Toronto Ontario - The TTC is moving ahead with a $500,000 study of air quality in the subway system, after a highly-publicized Health Canada report released earlier this year found high concentrations of pollutants in the agency's underground lines.
A report that went before the agency's board on Tuesday revealed details of the study, which was originally approved in May and will mark the first time the TTC has tested its subway air since 1995.
Councillor Joe Mihevc, who sits on the board and put forward the original motion to proceed with the research, said the study was necessary even though he doesn't believe underground pollution poses an immediate health threat.
"I think that you want to improve the quality in air systems wherever they are, and of course the TTC, there are hundreds of thousands of people who use it every day, so you want to make sure that that subway is functioning well, from an air quality point of view," he said.
According to the board report, third-party consultants have been tapped to conduct the study over a one-year period.
The researchers will measure pollution levels in the subway system air as well as monitor the exposure of the transit workers who spend the most time underground.
Subway operators, train guards, track patrollers, janitors, transit enforcement officers, and fare collectors are among the positions that have been singled out for monitoring.
Toronto Public Health will carry out a separate assessment to determine the health risks posed to members of the public.
The consultant work is expected to cost $400,000, while the TPH assessment is estimated at $100,000.
The TTC will foot the bill for both.
The TTC board first approved the study weeks after the publication of a Health Canada report in April that determined concentrations of a fine particulate matter called PM2.5 were 10 times greater on the subway system than outdoors.
Researchers linked the substance to the metallic "rail dust" that is generated when a train's wheels rub against the tracks.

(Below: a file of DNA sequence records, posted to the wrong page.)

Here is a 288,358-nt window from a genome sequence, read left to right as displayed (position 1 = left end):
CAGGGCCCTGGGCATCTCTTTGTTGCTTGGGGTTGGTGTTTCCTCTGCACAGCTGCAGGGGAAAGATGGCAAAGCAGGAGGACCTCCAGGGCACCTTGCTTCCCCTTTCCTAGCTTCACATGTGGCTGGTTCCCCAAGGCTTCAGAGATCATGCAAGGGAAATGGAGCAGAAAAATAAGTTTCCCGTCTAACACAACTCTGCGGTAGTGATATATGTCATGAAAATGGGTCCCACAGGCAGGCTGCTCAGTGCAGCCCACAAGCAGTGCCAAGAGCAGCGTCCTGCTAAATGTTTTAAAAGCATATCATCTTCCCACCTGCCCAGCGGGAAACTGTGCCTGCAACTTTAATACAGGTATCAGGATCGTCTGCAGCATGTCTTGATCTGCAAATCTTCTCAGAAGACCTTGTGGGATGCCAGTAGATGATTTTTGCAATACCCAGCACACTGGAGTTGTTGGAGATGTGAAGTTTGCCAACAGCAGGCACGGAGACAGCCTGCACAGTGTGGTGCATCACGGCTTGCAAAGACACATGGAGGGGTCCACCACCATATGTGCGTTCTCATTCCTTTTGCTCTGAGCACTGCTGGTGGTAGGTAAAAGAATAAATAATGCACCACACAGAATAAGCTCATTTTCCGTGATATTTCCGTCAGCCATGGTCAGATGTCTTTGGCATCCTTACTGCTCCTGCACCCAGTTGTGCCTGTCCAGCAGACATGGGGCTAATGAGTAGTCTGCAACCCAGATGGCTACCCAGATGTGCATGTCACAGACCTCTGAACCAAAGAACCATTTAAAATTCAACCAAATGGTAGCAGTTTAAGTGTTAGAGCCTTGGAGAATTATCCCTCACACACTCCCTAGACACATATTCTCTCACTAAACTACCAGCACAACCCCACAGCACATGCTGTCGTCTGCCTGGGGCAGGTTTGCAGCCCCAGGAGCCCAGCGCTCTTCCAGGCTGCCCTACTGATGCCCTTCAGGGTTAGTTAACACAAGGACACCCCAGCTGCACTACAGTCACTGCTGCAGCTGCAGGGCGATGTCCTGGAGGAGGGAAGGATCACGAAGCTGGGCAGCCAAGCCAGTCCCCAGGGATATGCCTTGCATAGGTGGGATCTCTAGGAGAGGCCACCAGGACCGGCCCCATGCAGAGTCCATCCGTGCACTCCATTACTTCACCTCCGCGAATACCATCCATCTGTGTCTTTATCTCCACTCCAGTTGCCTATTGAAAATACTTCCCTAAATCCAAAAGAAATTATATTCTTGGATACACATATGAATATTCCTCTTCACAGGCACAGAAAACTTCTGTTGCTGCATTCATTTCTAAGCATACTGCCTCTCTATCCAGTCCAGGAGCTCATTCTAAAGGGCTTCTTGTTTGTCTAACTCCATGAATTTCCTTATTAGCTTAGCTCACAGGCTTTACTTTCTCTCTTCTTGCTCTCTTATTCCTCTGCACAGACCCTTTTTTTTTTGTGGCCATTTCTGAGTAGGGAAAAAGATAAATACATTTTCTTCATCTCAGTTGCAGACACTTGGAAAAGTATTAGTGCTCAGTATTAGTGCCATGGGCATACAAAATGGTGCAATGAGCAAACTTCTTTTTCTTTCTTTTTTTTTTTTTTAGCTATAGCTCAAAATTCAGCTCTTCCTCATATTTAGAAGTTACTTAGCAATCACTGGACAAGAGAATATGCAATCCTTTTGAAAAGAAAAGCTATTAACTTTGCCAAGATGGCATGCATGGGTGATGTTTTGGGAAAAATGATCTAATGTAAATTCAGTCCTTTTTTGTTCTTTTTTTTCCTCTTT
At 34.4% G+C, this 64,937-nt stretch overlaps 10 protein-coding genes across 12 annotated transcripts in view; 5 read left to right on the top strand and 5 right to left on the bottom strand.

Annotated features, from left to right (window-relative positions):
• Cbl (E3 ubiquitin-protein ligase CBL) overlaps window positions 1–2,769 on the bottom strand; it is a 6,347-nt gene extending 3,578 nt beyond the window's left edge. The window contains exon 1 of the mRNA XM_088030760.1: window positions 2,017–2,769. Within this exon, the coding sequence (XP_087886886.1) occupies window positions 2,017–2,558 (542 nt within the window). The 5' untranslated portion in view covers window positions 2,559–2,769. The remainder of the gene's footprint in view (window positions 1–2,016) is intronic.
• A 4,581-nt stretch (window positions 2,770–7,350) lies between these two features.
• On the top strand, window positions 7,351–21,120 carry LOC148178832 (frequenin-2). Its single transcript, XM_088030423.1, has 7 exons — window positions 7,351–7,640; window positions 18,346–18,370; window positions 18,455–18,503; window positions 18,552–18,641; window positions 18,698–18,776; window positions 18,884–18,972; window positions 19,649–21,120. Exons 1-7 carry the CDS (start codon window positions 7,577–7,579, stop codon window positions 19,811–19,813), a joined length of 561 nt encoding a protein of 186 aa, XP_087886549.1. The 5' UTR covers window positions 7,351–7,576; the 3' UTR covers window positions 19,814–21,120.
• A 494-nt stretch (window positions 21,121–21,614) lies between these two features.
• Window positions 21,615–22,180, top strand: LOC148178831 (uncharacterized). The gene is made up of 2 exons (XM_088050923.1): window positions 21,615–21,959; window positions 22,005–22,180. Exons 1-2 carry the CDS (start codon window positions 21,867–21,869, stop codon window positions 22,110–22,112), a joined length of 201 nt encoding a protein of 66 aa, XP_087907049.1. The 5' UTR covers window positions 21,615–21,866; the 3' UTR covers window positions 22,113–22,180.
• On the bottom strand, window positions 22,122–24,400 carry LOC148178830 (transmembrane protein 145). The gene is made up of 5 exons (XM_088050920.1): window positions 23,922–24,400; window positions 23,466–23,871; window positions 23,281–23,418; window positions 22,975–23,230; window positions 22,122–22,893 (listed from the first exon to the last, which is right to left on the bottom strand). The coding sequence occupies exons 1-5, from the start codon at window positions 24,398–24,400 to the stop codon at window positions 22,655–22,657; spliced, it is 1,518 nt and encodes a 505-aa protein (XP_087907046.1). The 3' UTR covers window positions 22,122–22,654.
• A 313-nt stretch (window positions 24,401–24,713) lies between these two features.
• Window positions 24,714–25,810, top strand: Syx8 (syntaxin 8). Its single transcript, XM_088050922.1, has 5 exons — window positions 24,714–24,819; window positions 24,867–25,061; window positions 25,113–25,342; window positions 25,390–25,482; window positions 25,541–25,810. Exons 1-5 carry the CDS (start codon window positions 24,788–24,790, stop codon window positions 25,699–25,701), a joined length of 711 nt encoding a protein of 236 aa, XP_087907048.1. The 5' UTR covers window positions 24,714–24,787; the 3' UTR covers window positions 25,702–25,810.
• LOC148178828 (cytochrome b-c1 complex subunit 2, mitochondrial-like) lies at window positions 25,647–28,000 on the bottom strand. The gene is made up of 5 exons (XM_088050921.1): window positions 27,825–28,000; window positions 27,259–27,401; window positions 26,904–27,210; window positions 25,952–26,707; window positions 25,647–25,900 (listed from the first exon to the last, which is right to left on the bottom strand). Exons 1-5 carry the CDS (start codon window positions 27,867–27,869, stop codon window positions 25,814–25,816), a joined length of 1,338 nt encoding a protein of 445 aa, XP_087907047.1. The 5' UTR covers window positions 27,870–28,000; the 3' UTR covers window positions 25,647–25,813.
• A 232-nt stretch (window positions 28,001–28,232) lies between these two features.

That study didn't draw any conclusions about the health impacts of PM2.5 but it received widespread attention, particularly after one of the researchers involved stated publicly that the levels of particulate matter in the TTC were comparable to an average day in smog-choked Beijing.
The media coverage of those comments "caused harm to the TTC's reputation and unnecessary alarm for some TTC employees," according to the board report.
TTC CEO Andy Byford told reporters Tuesday he believed the language used to describe the Health Canada study had distorted the issue.
"I've been to Beijing. I know which air I would rather breathe," he said.
The CEO conceded the TTC should conduct air quality studies more frequently than every 22 years, but he said he was confident the new data would show that "not only is the air safe, but air quality has actually improved."
In recent years the TTC has introduced newer, cleaner, subway trains and made a concerted effort to remove debris and dust from tunnels, according to Byford.
It has also ordered a state-of-the-art vacuum train equipped with a HEPA filter.
Under some conditions, high concentrations of particulates like PM2.5 have been associated with health problems, including cardiovascular and respiratory diseases, cancer, and even death.
Children, older adults, and people with pre-existing health conditions are particularly susceptible.
Health Canada has said indoor concentrations of PM2.5 should be kept as low as possible, but the agency hasn't set exposure limits for people riding public transit.
The Ministry of Labour also hasn't published occupational exposure limits for workers.
The TTC said it will measure the substance for "future reference to occupational standards when and if they are developed."
The study will also evaluate asbestos, crystalline respirable silica, diesel exhaust, and 30 different metals.
Some critics have rejected the study even before its results are in.
Three unions representing TTC workers have banded together to hire consultants to perform their own subway air quality study.
Kevin Morton, secretary-treasurer of Amalgamated Transit Union Local 113, accused the TTC study of using pollution standards that were too lenient.
"I don't believe that subway air is safe for the worker who works there eight to 10 hours a day," said Morton, whose union is the TTC's largest.
"I think it has long-term, detrimental effects on a worker's health."
Four TTC employees refused to work following the publication of the Health Canada study.
Morton said his union is advocating for workers to be allowed to wear protective masks.
The unions have budgeted $50,000 for their study.